Oil boom, Delta burns:  photographs by George Osodi

15 June 2012  to 1 September 2013

Please note that this exhibition has now closed 

Read a transcript of this video|. All photographs in the video copyright George Osodi.

Internationally-acclaimed Nigerian photographer George Osodi has spent more than six years documenting the injustices occurring in the Niger Delta, a region rich in natural resources and beauty.

The effect of the oil industry

For more than five centuries the fortunes of the Niger Delta, a southern region of Nigeria in West Africa, have been closely tied to those of the global economy: from its slave ports, then palm oil industry, through to the discovery of crude oil in the 1950s. 

Oil multinationals soon came to the fore, working in alliance with a local elite to strip the region of its wealth. Since then over 400 billion US dollars of wealth has been pumped out of the fertile grounds and remote creeks of the world’s third largest wetland. 

The region’s impoverished inhabitants have been left with a poisoned environment caused through uninterrupted gas flaring and oil spillage, which has devastated traditional livelihoods. They are also at the mercy of a government that does not care, and the victims of rival armed militant groups laying claim to this oil-rich land. 

Human tragedy revealed

The ten photographs in this exhibition explored the realities of daily life along the Niger Delta. They were accompanied by a slideshow featuring a further 200 images from George Osodi’s work. Sometimes graphic, they revealed the human tragedy and ecological destruction being visited on the Niger Delta and its people.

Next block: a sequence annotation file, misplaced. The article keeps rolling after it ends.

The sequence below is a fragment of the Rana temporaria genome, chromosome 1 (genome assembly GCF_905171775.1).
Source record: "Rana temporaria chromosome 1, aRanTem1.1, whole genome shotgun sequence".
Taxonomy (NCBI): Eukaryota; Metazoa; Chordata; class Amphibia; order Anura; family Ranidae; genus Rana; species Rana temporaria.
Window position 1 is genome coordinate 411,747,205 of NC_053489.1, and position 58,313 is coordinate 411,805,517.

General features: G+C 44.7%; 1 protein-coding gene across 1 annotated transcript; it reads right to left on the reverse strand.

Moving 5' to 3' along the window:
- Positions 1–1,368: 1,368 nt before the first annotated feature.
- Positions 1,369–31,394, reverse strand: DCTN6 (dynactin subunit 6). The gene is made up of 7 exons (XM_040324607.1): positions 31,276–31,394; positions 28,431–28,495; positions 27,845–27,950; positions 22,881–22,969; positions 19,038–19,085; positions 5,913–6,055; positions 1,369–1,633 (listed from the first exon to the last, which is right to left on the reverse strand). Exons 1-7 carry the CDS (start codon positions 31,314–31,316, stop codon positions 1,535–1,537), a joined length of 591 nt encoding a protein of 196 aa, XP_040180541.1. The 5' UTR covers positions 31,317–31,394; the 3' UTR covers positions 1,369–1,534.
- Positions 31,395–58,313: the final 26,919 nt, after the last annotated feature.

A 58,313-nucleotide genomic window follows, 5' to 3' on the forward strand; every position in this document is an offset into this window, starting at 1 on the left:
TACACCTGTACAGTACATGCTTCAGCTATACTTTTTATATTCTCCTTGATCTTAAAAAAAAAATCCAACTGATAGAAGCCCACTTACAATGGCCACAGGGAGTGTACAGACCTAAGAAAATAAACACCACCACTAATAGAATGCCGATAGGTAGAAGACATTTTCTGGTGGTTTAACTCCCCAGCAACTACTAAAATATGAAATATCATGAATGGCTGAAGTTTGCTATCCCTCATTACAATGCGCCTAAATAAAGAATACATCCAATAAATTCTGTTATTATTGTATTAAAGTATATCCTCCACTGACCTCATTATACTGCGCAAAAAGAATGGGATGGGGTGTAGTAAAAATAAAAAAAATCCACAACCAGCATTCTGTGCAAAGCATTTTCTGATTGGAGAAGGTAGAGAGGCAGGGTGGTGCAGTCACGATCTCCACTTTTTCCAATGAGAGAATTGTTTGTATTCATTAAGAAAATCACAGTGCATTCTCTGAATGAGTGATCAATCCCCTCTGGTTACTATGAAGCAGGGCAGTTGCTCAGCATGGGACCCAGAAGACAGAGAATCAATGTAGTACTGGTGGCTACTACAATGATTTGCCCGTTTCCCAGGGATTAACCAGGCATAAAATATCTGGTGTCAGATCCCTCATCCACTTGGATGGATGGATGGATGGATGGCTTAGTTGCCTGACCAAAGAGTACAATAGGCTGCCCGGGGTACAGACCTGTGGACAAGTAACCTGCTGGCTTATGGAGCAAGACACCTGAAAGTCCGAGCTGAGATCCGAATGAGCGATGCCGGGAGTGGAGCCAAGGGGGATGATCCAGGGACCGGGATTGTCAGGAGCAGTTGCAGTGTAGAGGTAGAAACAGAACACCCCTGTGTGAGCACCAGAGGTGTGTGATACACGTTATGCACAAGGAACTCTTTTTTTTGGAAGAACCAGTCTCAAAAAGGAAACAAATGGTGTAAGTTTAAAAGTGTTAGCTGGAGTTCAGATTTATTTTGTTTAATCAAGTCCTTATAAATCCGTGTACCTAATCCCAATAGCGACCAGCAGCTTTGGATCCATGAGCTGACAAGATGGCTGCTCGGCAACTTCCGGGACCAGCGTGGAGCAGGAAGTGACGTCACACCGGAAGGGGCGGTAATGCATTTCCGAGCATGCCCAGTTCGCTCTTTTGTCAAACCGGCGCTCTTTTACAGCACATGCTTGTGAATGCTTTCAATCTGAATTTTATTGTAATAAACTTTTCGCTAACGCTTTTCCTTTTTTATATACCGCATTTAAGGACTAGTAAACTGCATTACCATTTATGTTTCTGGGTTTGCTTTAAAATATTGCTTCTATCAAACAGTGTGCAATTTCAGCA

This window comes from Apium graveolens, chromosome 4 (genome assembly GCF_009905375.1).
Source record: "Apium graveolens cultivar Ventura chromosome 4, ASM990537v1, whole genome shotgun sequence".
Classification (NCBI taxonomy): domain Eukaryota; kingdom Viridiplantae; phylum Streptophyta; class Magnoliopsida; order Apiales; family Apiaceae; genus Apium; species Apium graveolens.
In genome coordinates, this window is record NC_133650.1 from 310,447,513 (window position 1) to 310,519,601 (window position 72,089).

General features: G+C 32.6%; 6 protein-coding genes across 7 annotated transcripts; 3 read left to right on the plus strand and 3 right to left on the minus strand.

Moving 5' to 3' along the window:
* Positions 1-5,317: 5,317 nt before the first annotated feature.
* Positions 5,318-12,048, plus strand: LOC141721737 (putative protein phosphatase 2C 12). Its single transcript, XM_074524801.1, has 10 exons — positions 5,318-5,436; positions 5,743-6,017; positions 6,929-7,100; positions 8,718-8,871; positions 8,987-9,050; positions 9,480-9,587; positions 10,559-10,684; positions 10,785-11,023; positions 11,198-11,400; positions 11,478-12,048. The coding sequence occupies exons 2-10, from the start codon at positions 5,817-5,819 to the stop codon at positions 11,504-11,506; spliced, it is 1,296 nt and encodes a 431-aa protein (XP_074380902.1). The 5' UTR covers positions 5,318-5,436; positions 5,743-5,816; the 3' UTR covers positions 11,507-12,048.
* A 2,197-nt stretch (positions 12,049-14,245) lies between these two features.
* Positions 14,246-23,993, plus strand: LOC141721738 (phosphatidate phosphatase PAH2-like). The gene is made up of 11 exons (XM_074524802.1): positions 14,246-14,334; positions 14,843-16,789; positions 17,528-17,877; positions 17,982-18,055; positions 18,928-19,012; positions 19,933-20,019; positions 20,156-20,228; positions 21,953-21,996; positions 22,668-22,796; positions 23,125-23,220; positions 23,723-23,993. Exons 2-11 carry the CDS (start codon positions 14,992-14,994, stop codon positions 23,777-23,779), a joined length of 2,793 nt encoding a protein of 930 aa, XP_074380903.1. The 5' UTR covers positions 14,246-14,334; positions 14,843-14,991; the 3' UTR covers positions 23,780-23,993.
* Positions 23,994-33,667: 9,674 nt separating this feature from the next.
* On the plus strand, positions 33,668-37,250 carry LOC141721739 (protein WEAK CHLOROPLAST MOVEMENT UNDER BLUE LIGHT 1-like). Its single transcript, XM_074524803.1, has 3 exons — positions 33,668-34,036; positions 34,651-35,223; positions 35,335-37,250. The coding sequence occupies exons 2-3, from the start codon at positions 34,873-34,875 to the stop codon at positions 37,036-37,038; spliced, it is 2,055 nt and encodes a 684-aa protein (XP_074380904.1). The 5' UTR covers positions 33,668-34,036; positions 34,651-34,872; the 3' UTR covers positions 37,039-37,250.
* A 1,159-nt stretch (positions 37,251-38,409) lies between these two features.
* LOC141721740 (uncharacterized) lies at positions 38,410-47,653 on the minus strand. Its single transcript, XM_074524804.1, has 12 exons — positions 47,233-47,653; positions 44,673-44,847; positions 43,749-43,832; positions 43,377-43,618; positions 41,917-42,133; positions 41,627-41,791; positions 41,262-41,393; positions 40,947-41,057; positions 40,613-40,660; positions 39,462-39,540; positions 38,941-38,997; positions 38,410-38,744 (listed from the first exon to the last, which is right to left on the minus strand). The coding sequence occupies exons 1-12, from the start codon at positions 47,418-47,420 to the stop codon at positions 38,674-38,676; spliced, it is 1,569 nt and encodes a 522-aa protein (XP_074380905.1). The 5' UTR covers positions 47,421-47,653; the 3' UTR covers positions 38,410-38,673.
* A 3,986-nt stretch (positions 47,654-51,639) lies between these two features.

"It is amazing how people carry on with their lives, with their daily routines against all odds. I want to put a human face on this paradise lost. I do not wish to offend, but to draw the viewer near my images in order to provoke a feeling and be inspired or trigger a deep sense of change within the observer." George Osodi

Osodi’s work carries on the cause of Nigerian author, activist and member of the Ogoni people, Ken Saro-Wiwa, who fought against the oil giants and the Nigerian government for the rights of the people.

"To take away the resources of the people and refuse to give them anything in return is to subject them to slavery.” Ken Saro-Wiwa

photo of a standing figure in silhouette against a burning background

A young girl tries to cover her sister from the heat while their mother dries tapioca, 2006. Copyright George Osodi

George Osodi

George Osodi was born in Lagos in 1974. He worked as a photojournalist for the Comet Newspaper in Lagos from 1999 before joining the Associated Press News Agency in 2001. He has covered many assignments for international media including the New York Times, The Guardian and USA Today. In 2004 he won First Prize in the Fuji African Photojournalist of the Year award. His photographs have been exhibited in museums around the globe.